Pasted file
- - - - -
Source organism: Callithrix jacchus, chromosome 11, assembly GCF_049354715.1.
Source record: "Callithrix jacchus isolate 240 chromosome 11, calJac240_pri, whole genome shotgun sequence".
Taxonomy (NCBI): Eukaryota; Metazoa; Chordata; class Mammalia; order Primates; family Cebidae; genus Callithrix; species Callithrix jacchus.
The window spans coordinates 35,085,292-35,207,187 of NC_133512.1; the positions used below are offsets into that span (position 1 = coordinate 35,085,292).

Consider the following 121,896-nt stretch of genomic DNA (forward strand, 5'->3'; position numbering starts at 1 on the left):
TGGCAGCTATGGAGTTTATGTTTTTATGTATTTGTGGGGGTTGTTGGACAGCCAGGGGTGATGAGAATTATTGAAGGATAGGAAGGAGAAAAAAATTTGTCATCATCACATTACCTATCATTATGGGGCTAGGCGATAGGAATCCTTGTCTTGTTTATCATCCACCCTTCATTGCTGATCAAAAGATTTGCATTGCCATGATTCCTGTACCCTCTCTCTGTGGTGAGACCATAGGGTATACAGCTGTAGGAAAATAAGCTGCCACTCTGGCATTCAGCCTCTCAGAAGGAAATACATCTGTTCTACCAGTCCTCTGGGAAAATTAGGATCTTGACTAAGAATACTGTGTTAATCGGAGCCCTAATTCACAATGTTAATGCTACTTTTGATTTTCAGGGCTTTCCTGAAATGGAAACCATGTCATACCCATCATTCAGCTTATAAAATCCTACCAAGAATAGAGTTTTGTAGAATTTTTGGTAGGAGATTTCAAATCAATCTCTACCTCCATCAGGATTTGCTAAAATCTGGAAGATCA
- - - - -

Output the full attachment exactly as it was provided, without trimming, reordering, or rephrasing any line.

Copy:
Source organism: Callithrix jacchus, chromosome 11, assembly GCF_049354715.1.
Source record: "Callithrix jacchus isolate 240 chromosome 11, calJac240_pri, whole genome shotgun sequence".
Taxonomy (NCBI): Eukaryota; Metazoa; Chordata; class Mammalia; order Primates; family Cebidae; genus Callithrix; species Callithrix jacchus.
The window spans coordinates 35,085,292-35,207,187 of NC_133512.1; the positions used below are offsets into that span (position 1 = coordinate 35,085,292).

Consider the following 121,896-nt stretch of genomic DNA (forward strand, 5'->3'; position numbering starts at 1 on the left):
TGGCAGCTATGGAGTTTATGTTTTTATGTATTTGTGGGGGTTGTTGGACAGCCAGGGGTGATGAGAATTATTGAAGGATAGGAAGGAGAAAAAAATTTGTCATCATCACATTACCTATCATTATGGGGCTAGGCGATAGGAATCCTTGTCTTGTTTATCATCCACCCTTCATTGCTGATCAAAAGATTTGCATTGCCATGATTCCTGTACCCTCTCTCTGTGGTGAGACCATAGGGTATACAGCTGTAGGAAAATAAGCTGCCACTCTGGCATTCAGCCTCTCAGAAGGAAATACATCTGTTCTACCAGTCCTCTGGGAAAATTAGGATCTTGACTAAGAATACTGTGTTAATCGGAGCCCTAATTCACAATGTTAATGCTACTTTTGATTTTCAGGGCTTTCCTGAAATGGAAACCATGTCATACCCATCATTCAGCTTATAAAATCCTACCAAGAATAGAGTTTTGTAGAATTTTTGGTAGGAGATTTCAAATCAATCTCTACCTCCATCAGGATTTGCTAAAATCTGGAAGATCA